A look behind the big map, or why Comrade Khan sometimes is prone to rant…
Again there being no better way to share this information, so a battle report. Maybe next time.
I like to write 'historical' perspectives when I publish battle reports. In order to do that, I had to figure out where everybody was. So I took two games I own, Victory Game's NATO and Game Designer's Workshop Third World War and populated the map. The reason for using two games is to make some of the counters distinctive so they show up in the picture. French are light blue, Americans Green, West Germans black, Brits, Dutch and Belgians in khaki with colored unit symbols which are unreadable at this level. PACT from VG games are dark red and orange, distinguishing between 1st Western Front and 2nd Western Front, but the counterset from NATO had an organization out of a PACT Forces Army FM that was incorrect by 1980 much less '85 so I used white with red counters for the Poles, the actual counters from GW for the 16th Army arriving up the Danube from Hungary to protect the Southwest TVD's flank from German interference in Austria (have no idea why STAVKA invaded Austria).
Evaluating how the map changed was a little bit difficult, but in the end I decided to count the number of territories belonging to the sector in the on-line campaign and assign territories based on current control percentage. This causes some issues in the big sectors of Hamburg and Bremen etc because in theory you would have to have 100 percent control to actually take over the territory. I solved that by leaving troops in the territory proportionate to the degree on control when it locked.
The top level OB is the OB file. I encourage those interested to read it. I skipped unit numbers because VG, GDW, my own research and others research is a work in progress, mostly because the 'low hanging fruit' is 1989 because of the CFE reductions talks. The OB generically follows Suvurov's postulated 'standard' organization. There are 71 division flags on the PACT side at this point.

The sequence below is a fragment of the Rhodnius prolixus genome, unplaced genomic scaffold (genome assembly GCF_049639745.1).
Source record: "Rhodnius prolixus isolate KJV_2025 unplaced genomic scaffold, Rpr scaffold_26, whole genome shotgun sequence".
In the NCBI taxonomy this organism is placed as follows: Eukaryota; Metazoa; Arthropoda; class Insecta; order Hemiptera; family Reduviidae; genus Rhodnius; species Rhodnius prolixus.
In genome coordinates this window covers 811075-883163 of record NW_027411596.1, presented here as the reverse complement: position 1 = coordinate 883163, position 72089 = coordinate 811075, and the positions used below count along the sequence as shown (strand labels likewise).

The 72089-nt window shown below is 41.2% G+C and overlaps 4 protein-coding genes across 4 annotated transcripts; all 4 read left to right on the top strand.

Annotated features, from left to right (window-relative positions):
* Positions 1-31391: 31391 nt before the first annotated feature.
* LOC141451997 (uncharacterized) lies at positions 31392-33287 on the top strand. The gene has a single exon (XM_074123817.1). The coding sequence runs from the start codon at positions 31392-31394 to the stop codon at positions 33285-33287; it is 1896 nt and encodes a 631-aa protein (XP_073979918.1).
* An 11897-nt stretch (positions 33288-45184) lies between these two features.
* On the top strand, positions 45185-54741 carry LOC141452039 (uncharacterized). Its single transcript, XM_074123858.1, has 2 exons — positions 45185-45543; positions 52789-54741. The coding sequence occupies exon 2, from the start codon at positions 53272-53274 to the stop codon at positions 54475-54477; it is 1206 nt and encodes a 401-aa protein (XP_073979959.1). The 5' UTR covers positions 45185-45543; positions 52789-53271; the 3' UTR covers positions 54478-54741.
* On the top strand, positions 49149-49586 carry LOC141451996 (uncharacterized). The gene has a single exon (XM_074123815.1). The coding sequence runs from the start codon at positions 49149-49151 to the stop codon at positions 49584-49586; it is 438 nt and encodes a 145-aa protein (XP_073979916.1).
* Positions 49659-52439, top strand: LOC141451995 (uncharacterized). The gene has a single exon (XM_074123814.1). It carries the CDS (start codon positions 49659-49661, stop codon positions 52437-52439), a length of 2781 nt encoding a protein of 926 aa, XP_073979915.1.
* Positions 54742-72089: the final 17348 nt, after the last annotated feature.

NATO has 7 British, 3 Dutch, 2 Belgian, 11 German active, 4 German HSK divisions, 10 US divisions (8 heavy, 82nd and Marines), and 15 French 'divisions'. The French alone among NATO had retained the 'Pentomic' division structure of the '60s as a prestige matter, I think, and so did many others. In point of fact it took three of their 'divisions' to match the combat power of one German.
Not populated on the map are 20 Soviet Divisions and two Unified Corps (the later already sporting T80s) waiting in the wings. Obviously BF/BOW decided that the 3rd echelon was being delayed by political/strategic considerations. (It wouldn't be much of a campaign if they got dumped, even now)
Also not populated on the map are two US heavy divisions coming by 'fast' sealift. Bringing two additional Marine Brigades pushed these troops down the TPTFDL.
The map depicts the adjustment after the first week of combat. Control went up and down but only Leipzig flipped, propelling NATO forces into 'Dresden' on my map.
This is the position that existed during the second week. NATO is knocking at Berlin's door, but at the end of a 500 kilometer supply line with the last 250 connecting through railheads in HOF. PACT has moved control in Amsterdam up to the 50/50 level, threatening Arnhem. NATO is building strength in Hamburg
Ending last Friday. Note that Hof locking for PACT pushed NATO troops out of Nuremburg and Hof on the detailed map, severing III and VII Corps and a large part of II German Korps from their supplies. Also note that there is a solid line of troops from 28th Army and the reconstituting 8th Guards plus 5th East Germans between the 'pocket' in Leipzig and Hannover. Not open territory. Neiderbayern's named territory is now in PACT control for a while.
At the same time, the troops in the Hannover pocket have taken the offensive in two new directions while still having to garrison the pocket and Hamburg against attacks from essentially 300 degrees of the circle. Risky business. Especially since PACT control of Frankfurt is up to fifty percent. Hard to judge what that means really, but in a simple minded way the Frankfurt sector includes all those territories occupied by the French WEST of the Rhine, so unless NATO is willing to concede PACT over the river into the American and German logistics, logically PACT would control the half east of the river...including Kassel and Giesen. Once again cutting the rail lines to Hannover and any tenuous hope of supplying Leipzig. This is what you are seeing on this map.
Note that I'm not suggesting the campaign is won, lost, or whatever, or even that it should be. What I'm doing is explaining how I develop battle reports from my appreciation of the 'real' situation, and why I sometimes see occurrences that get me up on a soapbox about logistics and correlation of forces.
I hope people find this analysis worthwhile